It always comes back to the classics. Anyone old enough to live during a time where a certain culture was at its peak will always be the first to tell everyone about it. Whether it be music, film, or literature, the classic pieces are always the trailblazers. When one thinks of modern classics in terms of novels, a few names come to mind. Infinite Jest, House of Leaves, or even Alan Moore’s Watchmen have all made a significant impact on the world of literature. Nearly every piece of modern art takes from their predecessors. For example, Hamlet is the story of a prince who tries to avenge the death of his father, killed by his own brother for the throne. This sounds very similar to the plot of Disney’s The Lion King, a movie that remains as the seminal film of the Disney Renaissance. Today, Charlotte Brontë’s masterpiece Jane Eyre continues to sell even 150 years after its release and has been mimicked ever since. What makes Jane Eyre so captivating to a modern audience is the plainness of the eponymous main character, a trait that is not found in many classic novels. It seems as though readers always turn to Jane Eyre when they feel the way she does throughout the majority of the novel; depressed and useless. Charlotte Brontë’s excellent use of character development amazingly turns a rather bleak story into an optimistic one of triumph and love. Charlotte Brontë uses her abilities as a writer to manipulate Jane’s voice throughout the novel by creating parallels between herself and Jane as a narrator by simulating the development of her character through her own description of events in Jane’s life, and as Jane recalls specific events from her childhood leading up to her marriage to Mr. Rochester she includes with beautiful detail the emotions she felt at every important moment, encapsulating the development of her character from her lonesome days at Gateshead to her wicked but motivating years at Lowood Institution and ending with the memories of her life in Thornfield and Ferndean.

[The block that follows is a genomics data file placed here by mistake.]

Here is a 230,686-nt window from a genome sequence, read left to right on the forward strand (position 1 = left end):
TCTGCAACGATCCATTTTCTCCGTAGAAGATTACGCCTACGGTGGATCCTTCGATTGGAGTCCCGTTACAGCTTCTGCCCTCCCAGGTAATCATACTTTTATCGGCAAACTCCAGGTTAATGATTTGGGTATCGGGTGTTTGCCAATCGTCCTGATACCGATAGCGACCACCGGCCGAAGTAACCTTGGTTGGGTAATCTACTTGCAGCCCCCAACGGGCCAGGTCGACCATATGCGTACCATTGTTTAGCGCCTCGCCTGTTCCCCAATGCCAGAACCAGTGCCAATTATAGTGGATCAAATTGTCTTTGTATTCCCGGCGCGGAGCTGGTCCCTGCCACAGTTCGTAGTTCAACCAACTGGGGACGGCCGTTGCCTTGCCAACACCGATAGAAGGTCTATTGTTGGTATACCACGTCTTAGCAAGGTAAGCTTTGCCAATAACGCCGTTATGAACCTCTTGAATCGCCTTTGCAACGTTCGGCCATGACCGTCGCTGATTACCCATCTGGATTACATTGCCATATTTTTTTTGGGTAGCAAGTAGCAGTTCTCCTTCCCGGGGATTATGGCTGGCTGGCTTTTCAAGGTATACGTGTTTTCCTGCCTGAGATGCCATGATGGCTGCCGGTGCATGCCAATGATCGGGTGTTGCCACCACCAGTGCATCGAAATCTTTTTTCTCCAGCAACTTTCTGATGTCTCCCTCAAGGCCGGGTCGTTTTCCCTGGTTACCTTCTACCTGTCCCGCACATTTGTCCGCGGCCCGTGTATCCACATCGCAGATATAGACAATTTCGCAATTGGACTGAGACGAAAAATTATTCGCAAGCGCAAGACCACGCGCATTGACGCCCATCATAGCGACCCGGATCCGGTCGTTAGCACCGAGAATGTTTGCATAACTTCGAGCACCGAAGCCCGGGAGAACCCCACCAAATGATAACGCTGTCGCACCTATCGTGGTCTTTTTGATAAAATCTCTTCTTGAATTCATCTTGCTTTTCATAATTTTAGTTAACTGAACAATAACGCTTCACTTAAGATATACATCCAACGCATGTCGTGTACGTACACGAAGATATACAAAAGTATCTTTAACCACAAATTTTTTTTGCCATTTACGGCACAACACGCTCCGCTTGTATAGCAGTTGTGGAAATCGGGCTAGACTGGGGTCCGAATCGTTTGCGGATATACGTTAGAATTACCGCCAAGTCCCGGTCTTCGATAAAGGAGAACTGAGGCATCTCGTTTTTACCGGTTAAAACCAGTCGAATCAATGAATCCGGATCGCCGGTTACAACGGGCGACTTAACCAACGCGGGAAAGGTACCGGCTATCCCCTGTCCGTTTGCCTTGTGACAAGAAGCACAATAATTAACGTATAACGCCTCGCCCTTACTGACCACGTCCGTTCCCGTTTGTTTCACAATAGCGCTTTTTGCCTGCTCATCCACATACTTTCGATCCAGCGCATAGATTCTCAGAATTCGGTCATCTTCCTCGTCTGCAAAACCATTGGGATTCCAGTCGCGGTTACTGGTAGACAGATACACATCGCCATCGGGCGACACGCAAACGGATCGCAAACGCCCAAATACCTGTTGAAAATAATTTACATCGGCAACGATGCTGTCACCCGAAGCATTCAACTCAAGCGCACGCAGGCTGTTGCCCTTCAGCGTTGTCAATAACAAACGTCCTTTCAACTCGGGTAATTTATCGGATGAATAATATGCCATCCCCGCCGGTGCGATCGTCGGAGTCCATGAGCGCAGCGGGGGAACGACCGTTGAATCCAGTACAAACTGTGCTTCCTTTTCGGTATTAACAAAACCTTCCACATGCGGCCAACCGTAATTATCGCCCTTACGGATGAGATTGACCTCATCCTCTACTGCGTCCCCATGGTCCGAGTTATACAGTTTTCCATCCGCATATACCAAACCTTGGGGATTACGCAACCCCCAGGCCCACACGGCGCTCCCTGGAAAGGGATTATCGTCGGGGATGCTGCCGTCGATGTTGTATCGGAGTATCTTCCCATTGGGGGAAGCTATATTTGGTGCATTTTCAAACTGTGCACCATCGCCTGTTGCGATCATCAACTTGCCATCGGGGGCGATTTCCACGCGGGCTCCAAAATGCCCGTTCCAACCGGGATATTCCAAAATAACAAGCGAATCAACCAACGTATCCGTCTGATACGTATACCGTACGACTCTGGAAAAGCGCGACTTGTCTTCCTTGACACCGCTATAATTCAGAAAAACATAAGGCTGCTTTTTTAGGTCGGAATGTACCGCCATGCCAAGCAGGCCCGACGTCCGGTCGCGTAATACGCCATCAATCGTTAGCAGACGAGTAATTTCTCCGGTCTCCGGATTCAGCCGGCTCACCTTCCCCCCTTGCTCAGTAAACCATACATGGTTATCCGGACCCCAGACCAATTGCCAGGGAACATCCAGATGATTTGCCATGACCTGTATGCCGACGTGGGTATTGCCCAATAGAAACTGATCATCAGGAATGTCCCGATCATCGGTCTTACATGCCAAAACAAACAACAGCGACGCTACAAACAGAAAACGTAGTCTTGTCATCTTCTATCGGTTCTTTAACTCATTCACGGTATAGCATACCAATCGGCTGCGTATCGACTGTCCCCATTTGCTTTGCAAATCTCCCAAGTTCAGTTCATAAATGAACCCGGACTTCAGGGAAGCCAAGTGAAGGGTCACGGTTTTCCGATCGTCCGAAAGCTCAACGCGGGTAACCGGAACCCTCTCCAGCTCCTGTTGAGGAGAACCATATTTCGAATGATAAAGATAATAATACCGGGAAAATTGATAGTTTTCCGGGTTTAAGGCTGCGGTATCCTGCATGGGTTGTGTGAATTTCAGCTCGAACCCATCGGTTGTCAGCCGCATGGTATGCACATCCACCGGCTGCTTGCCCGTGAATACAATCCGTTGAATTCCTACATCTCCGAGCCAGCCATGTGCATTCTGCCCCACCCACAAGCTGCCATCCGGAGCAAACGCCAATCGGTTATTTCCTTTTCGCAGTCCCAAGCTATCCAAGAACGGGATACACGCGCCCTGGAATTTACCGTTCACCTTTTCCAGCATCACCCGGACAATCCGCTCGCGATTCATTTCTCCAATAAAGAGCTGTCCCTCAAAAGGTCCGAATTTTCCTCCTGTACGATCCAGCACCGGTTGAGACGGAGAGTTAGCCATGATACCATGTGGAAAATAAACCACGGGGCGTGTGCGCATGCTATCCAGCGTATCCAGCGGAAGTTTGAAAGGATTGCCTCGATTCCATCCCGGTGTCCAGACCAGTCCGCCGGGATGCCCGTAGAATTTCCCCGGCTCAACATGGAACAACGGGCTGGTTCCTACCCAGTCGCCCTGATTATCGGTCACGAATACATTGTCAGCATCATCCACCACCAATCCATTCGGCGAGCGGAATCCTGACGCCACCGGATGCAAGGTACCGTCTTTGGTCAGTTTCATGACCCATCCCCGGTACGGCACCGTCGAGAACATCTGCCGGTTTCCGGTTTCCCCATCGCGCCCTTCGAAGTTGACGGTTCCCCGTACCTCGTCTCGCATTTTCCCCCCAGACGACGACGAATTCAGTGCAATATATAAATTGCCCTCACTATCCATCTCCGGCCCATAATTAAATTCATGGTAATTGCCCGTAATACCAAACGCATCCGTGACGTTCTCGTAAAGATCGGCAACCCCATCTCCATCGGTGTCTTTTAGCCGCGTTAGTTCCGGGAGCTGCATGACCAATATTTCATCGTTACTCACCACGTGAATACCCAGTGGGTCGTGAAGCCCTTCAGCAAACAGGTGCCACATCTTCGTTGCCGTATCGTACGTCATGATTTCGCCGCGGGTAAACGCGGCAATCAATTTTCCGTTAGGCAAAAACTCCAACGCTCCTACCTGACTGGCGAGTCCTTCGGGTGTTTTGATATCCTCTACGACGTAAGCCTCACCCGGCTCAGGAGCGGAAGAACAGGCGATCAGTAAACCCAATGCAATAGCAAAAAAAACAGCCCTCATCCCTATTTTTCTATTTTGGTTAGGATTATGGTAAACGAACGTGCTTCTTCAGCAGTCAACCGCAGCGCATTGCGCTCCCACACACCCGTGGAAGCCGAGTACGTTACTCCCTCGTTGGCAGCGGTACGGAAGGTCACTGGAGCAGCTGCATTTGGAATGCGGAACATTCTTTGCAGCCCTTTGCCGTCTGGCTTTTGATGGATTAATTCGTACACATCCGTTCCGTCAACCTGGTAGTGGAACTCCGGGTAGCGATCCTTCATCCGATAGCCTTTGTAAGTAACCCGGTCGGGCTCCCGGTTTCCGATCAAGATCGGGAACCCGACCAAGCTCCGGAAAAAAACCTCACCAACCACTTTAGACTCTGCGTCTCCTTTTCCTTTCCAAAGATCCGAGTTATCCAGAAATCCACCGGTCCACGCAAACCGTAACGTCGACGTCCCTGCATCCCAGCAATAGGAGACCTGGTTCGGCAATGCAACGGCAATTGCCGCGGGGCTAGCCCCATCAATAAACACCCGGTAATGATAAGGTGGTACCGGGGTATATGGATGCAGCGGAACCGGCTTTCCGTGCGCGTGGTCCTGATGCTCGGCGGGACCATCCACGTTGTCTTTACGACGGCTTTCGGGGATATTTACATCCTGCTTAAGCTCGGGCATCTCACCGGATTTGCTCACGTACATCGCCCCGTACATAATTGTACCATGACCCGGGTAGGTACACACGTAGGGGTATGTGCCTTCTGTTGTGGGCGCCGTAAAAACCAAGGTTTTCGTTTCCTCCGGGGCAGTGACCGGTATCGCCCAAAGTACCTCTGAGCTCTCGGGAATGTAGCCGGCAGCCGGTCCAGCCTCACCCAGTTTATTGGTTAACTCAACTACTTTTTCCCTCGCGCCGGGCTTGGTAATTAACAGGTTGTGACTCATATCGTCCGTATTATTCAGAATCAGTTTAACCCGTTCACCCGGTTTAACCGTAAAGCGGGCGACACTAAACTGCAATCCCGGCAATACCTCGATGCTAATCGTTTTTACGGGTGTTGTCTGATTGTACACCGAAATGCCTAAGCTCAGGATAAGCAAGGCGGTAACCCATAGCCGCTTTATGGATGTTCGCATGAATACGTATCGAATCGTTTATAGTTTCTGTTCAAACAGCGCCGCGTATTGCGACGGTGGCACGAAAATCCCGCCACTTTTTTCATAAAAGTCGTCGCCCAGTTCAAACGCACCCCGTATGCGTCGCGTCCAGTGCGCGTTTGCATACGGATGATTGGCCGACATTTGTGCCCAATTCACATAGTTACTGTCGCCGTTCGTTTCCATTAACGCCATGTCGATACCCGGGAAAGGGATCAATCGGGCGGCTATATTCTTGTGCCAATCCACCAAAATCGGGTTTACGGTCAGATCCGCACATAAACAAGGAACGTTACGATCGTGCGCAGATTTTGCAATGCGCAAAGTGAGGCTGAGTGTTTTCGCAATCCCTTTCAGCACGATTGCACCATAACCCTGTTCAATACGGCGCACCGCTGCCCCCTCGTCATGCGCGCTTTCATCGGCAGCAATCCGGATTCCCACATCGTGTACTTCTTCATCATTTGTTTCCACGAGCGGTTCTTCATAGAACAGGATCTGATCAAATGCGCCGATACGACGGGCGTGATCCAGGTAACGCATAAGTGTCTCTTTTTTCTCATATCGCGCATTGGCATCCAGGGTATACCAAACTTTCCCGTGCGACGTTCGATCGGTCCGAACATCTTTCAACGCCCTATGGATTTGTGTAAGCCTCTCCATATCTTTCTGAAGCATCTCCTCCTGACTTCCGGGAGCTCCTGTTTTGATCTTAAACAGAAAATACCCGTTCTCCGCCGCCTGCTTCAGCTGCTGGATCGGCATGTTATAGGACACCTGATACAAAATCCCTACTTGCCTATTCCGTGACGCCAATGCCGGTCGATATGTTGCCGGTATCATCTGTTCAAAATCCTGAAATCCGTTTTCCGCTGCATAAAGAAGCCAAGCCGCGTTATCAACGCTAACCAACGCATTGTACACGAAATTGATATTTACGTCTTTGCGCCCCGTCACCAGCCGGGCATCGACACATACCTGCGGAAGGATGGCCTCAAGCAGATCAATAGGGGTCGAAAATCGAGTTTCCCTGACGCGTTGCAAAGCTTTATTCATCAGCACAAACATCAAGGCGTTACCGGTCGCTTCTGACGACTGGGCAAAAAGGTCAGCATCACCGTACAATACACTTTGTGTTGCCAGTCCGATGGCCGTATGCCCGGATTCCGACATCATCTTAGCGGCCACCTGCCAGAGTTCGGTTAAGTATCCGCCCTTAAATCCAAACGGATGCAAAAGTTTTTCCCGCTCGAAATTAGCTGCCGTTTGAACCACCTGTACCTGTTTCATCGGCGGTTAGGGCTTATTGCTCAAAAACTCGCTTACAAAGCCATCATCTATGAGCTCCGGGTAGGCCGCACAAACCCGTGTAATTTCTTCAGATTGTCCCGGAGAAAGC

As a child, Jane was emotionally scarred by numerous events that shaped her as a person from birth to her days with her wicked Aunt Reed. Born into poverty, Jane’s parents worked in order to help the poor which eventually lead to their typhus-related deaths. As an orphan, Jane was taken in by her Aunt Reed to live at Gateshead with her cousins John, Georgiana, and Eliza. This side of her family is known for being quite wealthy, and Jane is excited by this fact until she learns the horrible nature of her family. Tormented by her Aunt and cousins, particularly John, Jane is humiliated on a daily basis. Still, Jane explains that she would rather live this horrible life in a luxurious home than live in poverty. “Poverty looks grim to grown people; still more so to children: they have not much idea of industrious, working, respectable poverty; they think of the world only as connected with ragged clothes, scanty food, fireless grates, rude manners, and debasing vices: poverty for me was synonymous with degradation” (24). Later, Jane realizes the awful truth that even the richest people can be plagued by immorality, but she is oblivious to this as a child. Jane also sees herself as somewhat supernatural after a traumatic experience in what is referred to as the red-room, the place where her Uncle Reed died. After being locked in the room as punishment, Jane stares at herself in the mirror and sees herself “like one of the tiny phantoms, half fairy, half imp” (14). Suddenly, “a light gleamed on the wall. Was it, I asked myself, a ray from the moon penetrating some aperture in the blind? No; moonlight was still, and this stirred; while I gazed, it glided up to the ceiling and quivered over my head” (17). As an adult, Jane tries to come up with a rational explanation for this light, but the event traumatized her as a child for she believed she was in the presence of her Uncle’s spirit. Brontë changes Jane’s voice in this particular scene...
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